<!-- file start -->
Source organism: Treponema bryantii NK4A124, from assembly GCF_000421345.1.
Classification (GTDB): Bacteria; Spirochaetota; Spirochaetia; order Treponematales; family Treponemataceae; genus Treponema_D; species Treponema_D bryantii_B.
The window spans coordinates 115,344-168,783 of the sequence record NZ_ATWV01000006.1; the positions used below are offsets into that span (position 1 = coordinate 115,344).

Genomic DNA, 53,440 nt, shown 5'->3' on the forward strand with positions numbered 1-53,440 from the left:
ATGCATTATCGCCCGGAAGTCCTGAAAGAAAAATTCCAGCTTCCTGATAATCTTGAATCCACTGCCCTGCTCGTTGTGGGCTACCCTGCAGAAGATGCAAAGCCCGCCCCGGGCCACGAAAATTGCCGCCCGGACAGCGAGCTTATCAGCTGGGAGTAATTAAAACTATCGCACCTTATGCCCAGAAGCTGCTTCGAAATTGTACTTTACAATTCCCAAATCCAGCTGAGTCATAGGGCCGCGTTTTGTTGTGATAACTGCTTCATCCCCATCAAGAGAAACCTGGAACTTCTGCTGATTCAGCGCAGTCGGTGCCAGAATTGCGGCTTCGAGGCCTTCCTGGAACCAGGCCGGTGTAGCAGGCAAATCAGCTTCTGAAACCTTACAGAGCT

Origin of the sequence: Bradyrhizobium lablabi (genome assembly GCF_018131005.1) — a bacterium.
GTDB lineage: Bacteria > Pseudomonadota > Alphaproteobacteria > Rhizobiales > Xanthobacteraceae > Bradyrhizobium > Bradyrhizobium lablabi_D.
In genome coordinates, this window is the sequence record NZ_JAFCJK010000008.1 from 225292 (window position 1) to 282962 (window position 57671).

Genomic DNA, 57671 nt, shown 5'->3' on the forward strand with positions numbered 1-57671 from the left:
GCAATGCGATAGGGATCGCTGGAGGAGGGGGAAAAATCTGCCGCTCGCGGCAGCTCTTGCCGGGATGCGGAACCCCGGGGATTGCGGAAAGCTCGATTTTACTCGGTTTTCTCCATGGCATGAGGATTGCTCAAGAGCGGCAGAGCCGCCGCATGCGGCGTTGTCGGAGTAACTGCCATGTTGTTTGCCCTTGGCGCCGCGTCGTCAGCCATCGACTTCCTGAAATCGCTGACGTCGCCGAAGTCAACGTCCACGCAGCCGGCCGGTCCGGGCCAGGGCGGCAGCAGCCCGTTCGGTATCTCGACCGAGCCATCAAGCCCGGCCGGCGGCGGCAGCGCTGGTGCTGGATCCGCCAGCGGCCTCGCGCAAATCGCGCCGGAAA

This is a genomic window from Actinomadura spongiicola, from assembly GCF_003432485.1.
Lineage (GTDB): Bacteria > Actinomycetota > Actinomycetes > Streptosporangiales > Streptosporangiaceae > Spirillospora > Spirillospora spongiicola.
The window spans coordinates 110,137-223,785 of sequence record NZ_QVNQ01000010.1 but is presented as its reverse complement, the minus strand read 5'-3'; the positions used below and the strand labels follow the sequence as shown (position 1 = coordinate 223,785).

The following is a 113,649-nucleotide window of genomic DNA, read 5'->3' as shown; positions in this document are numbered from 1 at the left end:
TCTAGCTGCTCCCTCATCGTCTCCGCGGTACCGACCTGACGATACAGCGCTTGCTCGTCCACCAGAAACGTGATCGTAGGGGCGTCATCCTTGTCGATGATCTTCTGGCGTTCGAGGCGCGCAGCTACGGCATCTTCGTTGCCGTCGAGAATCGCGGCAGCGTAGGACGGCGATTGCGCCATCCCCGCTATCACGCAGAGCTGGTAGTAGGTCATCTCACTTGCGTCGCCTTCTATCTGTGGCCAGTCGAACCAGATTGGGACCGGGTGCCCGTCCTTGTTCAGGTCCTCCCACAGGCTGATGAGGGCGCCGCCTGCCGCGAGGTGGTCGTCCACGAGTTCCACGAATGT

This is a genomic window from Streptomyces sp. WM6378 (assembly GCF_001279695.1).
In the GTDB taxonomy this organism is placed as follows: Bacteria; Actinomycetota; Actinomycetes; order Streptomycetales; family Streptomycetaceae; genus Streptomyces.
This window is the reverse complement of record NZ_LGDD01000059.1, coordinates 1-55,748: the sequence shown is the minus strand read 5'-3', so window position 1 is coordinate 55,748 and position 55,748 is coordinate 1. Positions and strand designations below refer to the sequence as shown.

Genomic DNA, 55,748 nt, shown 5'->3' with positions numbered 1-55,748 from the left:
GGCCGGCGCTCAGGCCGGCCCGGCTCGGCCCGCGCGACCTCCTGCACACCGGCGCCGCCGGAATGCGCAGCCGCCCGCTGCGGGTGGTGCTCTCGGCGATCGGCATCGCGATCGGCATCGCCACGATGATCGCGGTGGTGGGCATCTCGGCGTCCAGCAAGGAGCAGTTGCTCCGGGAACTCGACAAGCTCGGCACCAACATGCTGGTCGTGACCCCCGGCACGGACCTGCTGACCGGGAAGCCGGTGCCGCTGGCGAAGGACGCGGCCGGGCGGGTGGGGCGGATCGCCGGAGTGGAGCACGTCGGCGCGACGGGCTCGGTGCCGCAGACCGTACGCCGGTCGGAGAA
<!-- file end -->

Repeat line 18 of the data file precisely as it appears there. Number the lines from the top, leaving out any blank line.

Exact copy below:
This window is the reverse complement of record NZ_LGDD01000059.1, coordinates 1-55,748: the sequence shown is the minus strand read 5'-3', so window position 1 is coordinate 55,748 and position 55,748 is coordinate 1. Positions and strand designations below refer to the sequence as shown.